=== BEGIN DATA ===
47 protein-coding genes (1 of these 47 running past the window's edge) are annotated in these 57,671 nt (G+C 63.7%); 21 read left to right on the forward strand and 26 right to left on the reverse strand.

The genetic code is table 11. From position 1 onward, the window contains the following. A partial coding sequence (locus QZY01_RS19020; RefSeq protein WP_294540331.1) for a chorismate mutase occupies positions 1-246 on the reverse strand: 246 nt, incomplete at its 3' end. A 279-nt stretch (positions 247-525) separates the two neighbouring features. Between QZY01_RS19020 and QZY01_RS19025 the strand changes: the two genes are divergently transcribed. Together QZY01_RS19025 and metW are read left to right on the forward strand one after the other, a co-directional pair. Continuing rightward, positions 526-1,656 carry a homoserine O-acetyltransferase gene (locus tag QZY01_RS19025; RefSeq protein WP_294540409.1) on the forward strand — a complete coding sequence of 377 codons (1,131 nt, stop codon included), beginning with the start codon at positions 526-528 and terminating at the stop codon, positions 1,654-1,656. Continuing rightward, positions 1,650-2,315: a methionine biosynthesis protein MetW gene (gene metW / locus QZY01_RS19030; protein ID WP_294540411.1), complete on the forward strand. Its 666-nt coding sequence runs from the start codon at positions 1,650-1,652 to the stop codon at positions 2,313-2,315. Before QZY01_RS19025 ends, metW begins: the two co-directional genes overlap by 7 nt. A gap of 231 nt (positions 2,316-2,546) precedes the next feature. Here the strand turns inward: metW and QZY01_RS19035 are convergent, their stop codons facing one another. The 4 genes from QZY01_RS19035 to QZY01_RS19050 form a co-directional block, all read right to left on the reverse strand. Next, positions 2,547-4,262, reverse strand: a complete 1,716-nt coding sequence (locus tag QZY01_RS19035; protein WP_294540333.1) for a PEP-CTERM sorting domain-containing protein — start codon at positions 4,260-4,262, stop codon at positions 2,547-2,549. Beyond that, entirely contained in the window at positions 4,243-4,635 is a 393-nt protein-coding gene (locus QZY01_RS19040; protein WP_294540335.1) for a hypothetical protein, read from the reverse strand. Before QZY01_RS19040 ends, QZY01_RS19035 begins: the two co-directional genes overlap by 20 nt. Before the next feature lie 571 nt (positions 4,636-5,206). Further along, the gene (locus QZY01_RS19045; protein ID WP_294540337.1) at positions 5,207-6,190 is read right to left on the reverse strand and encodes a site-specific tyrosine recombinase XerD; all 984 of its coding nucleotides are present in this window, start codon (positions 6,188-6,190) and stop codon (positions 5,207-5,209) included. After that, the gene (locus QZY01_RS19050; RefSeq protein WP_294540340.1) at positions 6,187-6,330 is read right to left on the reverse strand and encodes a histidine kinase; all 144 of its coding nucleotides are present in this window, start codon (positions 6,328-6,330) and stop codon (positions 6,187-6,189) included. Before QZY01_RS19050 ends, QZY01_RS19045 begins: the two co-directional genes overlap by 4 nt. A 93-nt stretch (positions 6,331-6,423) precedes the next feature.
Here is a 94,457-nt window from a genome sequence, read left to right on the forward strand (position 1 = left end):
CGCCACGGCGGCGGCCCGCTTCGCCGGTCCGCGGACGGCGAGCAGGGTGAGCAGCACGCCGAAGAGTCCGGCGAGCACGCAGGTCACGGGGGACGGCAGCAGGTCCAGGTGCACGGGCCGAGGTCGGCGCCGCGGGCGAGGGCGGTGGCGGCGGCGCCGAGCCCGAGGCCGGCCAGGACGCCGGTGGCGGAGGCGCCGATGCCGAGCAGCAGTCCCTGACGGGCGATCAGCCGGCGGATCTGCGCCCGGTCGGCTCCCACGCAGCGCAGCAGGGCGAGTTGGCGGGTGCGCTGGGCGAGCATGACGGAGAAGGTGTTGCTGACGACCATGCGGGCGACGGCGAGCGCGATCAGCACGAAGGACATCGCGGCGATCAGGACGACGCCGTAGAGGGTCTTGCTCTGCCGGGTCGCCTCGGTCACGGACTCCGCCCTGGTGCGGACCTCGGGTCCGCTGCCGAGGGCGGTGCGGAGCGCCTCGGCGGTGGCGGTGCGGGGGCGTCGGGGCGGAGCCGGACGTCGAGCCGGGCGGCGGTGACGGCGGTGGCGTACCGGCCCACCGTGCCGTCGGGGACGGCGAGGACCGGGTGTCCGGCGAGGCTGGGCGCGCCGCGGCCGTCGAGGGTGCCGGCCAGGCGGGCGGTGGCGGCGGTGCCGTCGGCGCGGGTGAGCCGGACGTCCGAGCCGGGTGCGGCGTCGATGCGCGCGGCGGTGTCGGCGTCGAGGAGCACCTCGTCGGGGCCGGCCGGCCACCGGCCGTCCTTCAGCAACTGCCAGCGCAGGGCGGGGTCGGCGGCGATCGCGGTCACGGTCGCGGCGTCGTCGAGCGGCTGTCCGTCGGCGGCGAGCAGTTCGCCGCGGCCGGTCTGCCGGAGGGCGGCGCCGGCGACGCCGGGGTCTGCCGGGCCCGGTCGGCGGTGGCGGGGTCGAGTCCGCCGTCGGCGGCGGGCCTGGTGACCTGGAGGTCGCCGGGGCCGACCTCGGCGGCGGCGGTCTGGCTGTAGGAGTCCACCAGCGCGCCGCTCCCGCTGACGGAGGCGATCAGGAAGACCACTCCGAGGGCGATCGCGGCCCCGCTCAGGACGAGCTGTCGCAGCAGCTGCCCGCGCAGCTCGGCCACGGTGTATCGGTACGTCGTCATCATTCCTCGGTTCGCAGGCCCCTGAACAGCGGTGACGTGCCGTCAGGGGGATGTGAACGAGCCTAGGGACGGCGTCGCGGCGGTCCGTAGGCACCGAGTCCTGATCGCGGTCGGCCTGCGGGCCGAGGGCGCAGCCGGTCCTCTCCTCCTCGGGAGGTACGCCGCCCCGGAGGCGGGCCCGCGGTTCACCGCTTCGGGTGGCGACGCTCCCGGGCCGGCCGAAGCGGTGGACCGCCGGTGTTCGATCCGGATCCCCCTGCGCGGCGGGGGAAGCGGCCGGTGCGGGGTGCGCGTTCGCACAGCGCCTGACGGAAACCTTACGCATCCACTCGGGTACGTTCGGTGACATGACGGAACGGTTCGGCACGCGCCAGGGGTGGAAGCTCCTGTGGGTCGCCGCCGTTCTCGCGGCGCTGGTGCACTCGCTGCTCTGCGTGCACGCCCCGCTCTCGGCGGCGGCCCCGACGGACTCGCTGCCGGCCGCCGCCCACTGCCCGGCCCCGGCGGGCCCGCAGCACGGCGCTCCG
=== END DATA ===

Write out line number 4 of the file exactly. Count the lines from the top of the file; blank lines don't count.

CGCCACGGCGGCGGCCCGCTTCGCCGGTCCGCGGACGGCGAGCAGGGTGAGCAGCACGCCGAAGAGTCCGGCGAGCACGCAGGTCACGGGGGACGGCAGCAGGTCCAGGTGCACGGGCCGAGGTCGGCGCCGCGGGCGAGGGCGGTGGCGGCGGCGCCGAGCCCGAGGCCGGCCAGGACGCCGGTGGCGGAGGCGCCGATGCCGAGCAGCAGTCCCTGACGGGCGATCAGCCGGCGGATCTGCGCCCGGTCGGCTCCCACGCAGCGCAGCAGGGCGAGTTGGCGGGTGCGCTGGGCGAGCATGACGGAGAAGGTGTTGCTGACGACCATGCGGGCGACGGCGAGCGCGATCAGCACGAAGGACATCGCGGCGATCAGGACGACGCCGTAGAGGGTCTTGCTCTGCCGGGTCGCCTCGGTCACGGACTCCGCCCTGGTGCGGACCTCGGGTCCGCTGCCGAGGGCGGTGCGGAGCGCCTCGGCGGTGGCGGTGCGGGGGCGTCGGGGCGGAGCCGGACGTCGAGCCGGGCGGCGGTGACGGCGGTGGCGTACCGGCCCACCGTGCCGTCGGGGACGGCGAGGACCGGGTGTCCGGCGAGGCTGGGCGCGCCGCGGCCGTCGAGGGTGCCGGCCAGGCGGGCGGTGGCGGCGGTGCCGTCGGCGCGGGTGAGCCGGACGTCCGAGCCGGGTGCGGCGTCGATGCGCGCGGCGGTGTCGGCGTCGAGGAGCACCTCGTCGGGGCCGGCCGGCCACCGGCCGTCCTTCAGCAACTGCCAGCGCAGGGCGGGGTCGGCGGCGATCGCGGTCACGGTCGCGGCGTCGTCGAGCGGCTGTCCGTCGGCGGCGAGCAGTTCGCCGCGGCCGGTCTGCCGGAGGGCGGCGCCGGCGACGCCGGGGTCTGCCGGGCCCGGTCGGCGGTGGCGGGGTCGAGTCCGCCGTCGGCGGCGGGCCTGGTGACCTGGAGGTCGCCGGGGCCGACCTCGGCGGCGGCGGTCTGGCTGTAGGAGTCCACCAGCGCGCCGCTCCCGCTGACGGAGGCGATCAGGAAGACCACTCCGAGGGCGATCGCGGCCCCGCTCAGGACGAGCTGTCGCAGCAGCTGCCCGCGCAGCTCGGCCACGGTGTATCGGTACGTCGTCATCATTCCTCGGTTCGCAGGCCCCTGAACAGCGGTGACGTGCCGTCAGGGGGATGTGAACGAGCCTAGGGACGGCGTCGCGGCGGTCCGTAGGCACCGAGTCCTGATCGCGGTCGGCCTGCGGGCCGAGGGCGCAGCCGGTCCTCTCCTCCTCGGGAGGTACGCCGCCCCGGAGGCGGGCCCGCGGTTCACCGCTTCGGGTGGCGACGCTCCCGGGCCGGCCGAAGCGGTGGACCGCCGGTGTTCGATCCGGATCCCCCTGCGCGGCGGGGGAAGCGGCCGGTGCGGGGTGCGCGTTCGCACAGCGCCTGACGGAAACCTTACGCATCCACTCGGGTACGTTCGGTGACATGACGGAACGGTTCGGCACGCGCCAGGGGTGGAAGCTCCTGTGGGTCGCCGCCGTTCTCGCGGCGCTGGTGCACTCGCTGCTCTGCGTGCACGCCCCGCTCTCGGCGGCGGCCCCGACGGACTCGCTGCCGGCCGCCGCCCACTGCCCGGCCCCGGCGGGCCCGCAGCACGGCGCTCCG